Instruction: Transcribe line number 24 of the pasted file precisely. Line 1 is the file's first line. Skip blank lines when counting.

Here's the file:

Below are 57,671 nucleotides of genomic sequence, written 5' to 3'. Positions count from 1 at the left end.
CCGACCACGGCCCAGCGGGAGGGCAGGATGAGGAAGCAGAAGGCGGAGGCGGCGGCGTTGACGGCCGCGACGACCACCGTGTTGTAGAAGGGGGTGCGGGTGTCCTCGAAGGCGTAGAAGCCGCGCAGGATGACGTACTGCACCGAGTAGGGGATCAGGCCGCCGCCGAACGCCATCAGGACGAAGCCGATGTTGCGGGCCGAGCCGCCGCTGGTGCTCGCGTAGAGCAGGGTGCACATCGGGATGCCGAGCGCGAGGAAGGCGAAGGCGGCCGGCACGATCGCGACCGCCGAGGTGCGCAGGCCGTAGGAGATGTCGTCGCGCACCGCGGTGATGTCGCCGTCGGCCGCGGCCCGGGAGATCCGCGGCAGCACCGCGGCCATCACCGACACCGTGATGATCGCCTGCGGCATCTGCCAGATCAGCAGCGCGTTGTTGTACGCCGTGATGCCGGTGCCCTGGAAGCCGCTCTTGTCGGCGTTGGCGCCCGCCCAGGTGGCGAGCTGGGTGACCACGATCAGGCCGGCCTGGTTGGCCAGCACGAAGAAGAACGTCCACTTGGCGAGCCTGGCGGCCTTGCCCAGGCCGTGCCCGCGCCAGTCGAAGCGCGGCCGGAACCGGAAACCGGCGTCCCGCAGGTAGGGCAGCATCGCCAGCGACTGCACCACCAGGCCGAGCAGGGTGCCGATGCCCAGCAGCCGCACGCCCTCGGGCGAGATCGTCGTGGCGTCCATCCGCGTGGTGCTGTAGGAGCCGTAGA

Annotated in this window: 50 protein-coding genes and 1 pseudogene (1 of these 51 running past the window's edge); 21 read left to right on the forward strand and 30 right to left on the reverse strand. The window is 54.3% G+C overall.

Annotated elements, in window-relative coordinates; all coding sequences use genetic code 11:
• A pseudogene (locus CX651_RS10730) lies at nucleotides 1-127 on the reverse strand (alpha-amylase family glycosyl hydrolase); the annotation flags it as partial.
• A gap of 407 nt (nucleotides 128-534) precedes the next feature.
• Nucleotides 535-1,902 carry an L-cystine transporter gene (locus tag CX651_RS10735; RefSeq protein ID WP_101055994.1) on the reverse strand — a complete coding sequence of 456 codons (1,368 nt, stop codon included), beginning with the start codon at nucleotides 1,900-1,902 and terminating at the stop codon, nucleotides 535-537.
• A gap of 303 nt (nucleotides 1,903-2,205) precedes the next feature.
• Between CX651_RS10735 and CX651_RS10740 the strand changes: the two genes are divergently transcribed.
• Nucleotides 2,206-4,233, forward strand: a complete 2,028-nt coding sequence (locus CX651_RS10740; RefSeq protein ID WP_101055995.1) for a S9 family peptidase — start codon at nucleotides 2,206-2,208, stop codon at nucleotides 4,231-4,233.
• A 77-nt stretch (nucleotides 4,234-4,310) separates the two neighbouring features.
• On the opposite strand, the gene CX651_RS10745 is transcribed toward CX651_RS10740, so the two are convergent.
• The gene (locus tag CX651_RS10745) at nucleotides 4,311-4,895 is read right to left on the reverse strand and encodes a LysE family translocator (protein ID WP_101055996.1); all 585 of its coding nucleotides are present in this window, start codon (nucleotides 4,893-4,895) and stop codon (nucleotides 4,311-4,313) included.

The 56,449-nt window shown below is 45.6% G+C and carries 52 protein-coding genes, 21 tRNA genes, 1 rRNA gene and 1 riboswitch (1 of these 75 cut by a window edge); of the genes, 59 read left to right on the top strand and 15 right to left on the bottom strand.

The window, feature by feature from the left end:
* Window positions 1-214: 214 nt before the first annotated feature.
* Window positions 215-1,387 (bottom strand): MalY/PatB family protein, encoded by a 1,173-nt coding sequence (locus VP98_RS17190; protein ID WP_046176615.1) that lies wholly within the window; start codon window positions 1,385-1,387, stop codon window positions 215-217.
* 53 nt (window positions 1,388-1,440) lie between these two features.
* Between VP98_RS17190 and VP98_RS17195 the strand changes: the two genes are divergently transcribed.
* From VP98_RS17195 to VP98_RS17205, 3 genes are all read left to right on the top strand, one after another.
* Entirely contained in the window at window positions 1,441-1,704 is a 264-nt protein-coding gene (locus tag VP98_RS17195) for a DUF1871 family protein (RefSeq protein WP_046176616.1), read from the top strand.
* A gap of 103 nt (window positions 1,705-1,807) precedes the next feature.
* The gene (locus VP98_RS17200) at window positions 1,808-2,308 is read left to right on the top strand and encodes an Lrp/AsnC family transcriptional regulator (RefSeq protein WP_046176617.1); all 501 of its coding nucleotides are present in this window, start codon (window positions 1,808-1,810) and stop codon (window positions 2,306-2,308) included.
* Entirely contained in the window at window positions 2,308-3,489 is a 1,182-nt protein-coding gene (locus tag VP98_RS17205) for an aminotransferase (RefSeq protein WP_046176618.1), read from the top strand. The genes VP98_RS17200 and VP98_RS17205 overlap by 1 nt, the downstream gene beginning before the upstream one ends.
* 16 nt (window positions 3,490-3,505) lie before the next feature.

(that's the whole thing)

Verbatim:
* Entirely contained in the window at window positions 2,308-3,489 is a 1,182-nt protein-coding gene (locus tag VP98_RS17205) for an aminotransferase (RefSeq protein WP_046176618.1), read from the top strand. The genes VP98_RS17200 and VP98_RS17205 overlap by 1 nt, the downstream gene beginning before the upstream one ends.